The Setting Every Community Up for Retirement Enhancement (SECURE) Act was enacted Jan. 1, 2020. It brought with it the most significant changes to retirement plans since 2006.
- You can contribute to your IRA longer. You can now contribute to your IRA past the age of 70½, allowing you more time to save.
- The required minimum distribution (RMD) age changed.* The SECURE Act changed the age at which you must start taking RMDs from your retirement account from 70½ to 72. This change gives your account additional time to grow. (Note: The RMD requirement has been waived for 2020, per the CARES Act signed into law on March 27, 2020.)
*Notably, for those born BEFORE July 1, 1949, the previous rules apply. Donors who turned 70½ in 2019 or earlier will have to continue to take required minimum distributions.
- IRA rules changed for most non-spousal beneficiaries. If you name someone other than your spouse as the beneficiary of your IRA, they now have to withdraw the entire amount by the end of 10 years (previously, they could stretch this over their lifetimes). The law takes effect for deaths of IRA owners after Dec. 31, 2019, so IRAs inherited before then still benefit from prior law.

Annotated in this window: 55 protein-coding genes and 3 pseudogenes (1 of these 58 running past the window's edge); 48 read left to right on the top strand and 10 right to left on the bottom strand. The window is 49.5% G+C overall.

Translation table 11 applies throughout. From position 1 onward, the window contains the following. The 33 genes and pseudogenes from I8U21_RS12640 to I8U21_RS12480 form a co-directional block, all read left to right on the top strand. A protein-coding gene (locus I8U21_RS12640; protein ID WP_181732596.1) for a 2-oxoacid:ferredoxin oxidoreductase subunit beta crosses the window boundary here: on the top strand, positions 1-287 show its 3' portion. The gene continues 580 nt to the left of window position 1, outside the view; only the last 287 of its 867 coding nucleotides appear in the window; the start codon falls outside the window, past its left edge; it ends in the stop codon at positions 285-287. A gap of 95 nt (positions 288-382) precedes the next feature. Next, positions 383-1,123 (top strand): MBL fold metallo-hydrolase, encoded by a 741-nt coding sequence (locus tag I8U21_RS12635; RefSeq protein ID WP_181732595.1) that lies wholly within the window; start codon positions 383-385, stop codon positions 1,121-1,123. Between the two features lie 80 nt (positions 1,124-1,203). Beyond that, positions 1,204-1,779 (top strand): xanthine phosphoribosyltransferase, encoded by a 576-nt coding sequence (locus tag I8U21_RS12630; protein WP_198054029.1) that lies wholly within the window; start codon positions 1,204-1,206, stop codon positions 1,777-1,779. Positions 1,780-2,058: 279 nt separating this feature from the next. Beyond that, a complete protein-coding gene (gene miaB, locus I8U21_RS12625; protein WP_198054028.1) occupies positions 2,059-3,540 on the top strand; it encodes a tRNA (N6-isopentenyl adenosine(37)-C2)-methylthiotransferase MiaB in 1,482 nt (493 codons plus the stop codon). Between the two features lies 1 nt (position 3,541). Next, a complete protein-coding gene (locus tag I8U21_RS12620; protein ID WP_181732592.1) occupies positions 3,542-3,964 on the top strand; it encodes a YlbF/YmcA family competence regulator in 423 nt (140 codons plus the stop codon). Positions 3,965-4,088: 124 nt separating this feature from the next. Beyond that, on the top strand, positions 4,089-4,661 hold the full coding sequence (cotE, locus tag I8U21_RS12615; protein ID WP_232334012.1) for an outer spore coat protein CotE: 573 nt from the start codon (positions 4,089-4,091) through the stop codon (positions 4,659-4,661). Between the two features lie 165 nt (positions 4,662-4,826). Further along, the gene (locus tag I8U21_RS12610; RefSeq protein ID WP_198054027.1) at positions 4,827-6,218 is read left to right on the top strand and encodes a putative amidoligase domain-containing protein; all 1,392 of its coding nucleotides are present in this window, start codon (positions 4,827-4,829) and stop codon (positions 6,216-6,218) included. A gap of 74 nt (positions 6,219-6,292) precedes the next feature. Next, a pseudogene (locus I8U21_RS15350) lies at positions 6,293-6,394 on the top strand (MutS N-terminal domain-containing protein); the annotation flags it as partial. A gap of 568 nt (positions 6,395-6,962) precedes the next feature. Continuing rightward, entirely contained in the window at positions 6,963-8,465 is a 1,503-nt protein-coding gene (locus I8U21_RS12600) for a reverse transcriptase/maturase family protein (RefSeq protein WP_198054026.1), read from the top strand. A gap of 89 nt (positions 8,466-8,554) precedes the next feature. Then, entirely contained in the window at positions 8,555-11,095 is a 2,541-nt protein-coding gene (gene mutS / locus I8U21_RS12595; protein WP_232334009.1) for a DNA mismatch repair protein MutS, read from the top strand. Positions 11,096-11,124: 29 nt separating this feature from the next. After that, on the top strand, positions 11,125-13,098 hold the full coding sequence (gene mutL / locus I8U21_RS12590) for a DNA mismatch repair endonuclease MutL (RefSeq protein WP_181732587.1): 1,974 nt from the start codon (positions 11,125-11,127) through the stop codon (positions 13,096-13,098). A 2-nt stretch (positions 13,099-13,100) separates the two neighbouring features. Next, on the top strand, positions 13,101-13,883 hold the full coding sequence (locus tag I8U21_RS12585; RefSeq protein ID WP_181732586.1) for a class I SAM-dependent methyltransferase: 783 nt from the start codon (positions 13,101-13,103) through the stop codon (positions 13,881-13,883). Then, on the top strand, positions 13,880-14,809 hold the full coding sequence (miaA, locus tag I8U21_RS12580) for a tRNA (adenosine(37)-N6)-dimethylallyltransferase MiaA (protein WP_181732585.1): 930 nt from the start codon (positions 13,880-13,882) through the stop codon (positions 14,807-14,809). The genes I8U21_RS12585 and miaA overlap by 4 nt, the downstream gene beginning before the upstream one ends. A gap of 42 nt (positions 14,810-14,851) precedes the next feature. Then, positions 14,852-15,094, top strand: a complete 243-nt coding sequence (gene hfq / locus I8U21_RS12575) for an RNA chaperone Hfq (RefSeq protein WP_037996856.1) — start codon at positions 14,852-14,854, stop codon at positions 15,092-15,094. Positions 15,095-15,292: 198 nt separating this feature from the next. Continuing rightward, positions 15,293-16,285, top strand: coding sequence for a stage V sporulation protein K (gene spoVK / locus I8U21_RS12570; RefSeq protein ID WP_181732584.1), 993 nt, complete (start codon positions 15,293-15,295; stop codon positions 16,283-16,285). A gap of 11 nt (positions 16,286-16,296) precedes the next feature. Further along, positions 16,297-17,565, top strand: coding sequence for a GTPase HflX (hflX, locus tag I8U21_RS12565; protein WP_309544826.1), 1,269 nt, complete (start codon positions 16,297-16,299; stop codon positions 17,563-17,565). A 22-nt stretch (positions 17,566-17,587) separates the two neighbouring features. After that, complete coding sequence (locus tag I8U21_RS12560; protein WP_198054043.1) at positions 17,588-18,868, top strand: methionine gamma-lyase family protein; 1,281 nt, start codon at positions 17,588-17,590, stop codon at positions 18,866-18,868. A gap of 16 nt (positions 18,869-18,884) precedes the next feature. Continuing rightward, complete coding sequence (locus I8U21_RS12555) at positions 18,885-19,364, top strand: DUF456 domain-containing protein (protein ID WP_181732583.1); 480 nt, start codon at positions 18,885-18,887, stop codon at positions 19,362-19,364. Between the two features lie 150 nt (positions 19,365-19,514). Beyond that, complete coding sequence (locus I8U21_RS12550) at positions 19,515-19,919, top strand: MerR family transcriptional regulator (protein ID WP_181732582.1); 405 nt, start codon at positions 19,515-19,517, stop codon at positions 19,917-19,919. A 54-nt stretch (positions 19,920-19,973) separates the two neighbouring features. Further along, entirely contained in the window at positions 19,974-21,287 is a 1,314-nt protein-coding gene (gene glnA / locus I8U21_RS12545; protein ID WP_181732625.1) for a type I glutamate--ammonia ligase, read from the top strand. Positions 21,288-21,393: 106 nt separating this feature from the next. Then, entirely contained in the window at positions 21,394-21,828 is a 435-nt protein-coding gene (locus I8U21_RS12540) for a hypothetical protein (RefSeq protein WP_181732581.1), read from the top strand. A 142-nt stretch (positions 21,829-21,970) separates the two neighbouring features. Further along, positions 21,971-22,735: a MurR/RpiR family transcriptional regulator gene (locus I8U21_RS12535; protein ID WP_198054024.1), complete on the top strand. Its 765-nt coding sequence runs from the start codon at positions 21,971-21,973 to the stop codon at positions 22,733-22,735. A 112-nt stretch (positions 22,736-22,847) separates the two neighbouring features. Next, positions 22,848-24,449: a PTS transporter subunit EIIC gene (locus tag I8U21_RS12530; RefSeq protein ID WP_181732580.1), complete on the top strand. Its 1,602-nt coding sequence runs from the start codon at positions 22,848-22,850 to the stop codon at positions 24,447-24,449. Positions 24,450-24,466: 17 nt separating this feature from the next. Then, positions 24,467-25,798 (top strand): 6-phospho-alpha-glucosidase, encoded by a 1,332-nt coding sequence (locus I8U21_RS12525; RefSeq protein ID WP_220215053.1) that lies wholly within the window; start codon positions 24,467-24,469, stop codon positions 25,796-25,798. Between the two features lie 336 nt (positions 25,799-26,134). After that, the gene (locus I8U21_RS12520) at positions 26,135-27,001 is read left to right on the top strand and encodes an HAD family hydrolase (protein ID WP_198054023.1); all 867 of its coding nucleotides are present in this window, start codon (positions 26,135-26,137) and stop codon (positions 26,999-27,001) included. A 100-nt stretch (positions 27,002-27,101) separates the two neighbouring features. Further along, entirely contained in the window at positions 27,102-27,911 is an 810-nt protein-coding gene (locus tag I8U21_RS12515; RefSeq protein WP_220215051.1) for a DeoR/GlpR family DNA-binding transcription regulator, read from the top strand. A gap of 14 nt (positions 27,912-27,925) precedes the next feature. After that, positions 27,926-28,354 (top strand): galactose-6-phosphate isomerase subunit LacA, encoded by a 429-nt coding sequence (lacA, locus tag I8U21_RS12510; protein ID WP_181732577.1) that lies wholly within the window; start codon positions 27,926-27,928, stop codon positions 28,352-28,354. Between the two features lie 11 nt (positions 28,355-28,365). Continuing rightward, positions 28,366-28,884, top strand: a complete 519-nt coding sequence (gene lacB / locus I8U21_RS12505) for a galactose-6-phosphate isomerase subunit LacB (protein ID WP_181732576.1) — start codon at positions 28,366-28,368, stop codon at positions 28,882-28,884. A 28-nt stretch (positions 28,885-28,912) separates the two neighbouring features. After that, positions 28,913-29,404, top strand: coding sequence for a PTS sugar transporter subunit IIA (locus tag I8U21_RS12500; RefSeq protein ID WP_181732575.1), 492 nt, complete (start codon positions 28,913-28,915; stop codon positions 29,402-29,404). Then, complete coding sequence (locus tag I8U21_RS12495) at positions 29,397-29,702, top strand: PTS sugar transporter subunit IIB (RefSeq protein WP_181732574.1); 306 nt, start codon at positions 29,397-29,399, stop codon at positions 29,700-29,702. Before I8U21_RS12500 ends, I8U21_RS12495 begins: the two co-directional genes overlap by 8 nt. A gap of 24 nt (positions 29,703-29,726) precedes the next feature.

What Stayed the Same
- You can still withdraw funds starting at age 59½ with no penalty. You can still access your retirement savings prior to 59½, but there is a 10% early penalty withdrawal. The new law allows for an aggregate amount of $5,000 to be distributed from a retirement plan without a 10% penalty in the event of a qualified birth or adoption.
- Spouses can still take distributions throughout their lifetimes. When you name your spouse as the beneficiary of your IRA, they can continue to take distributions from the account throughout their lifetime.
- IRA owners age 70½ and older can still make qualified charitable distributions (QCDs) to qualified charities.
Review Your Plans
If you have questions about the impact of the SECURE Act on your retirement plans, be sure to make an appointment with your financial advisor. They can review the plans you have in place (including your beneficiary designations) and help make sure you are still on the right track.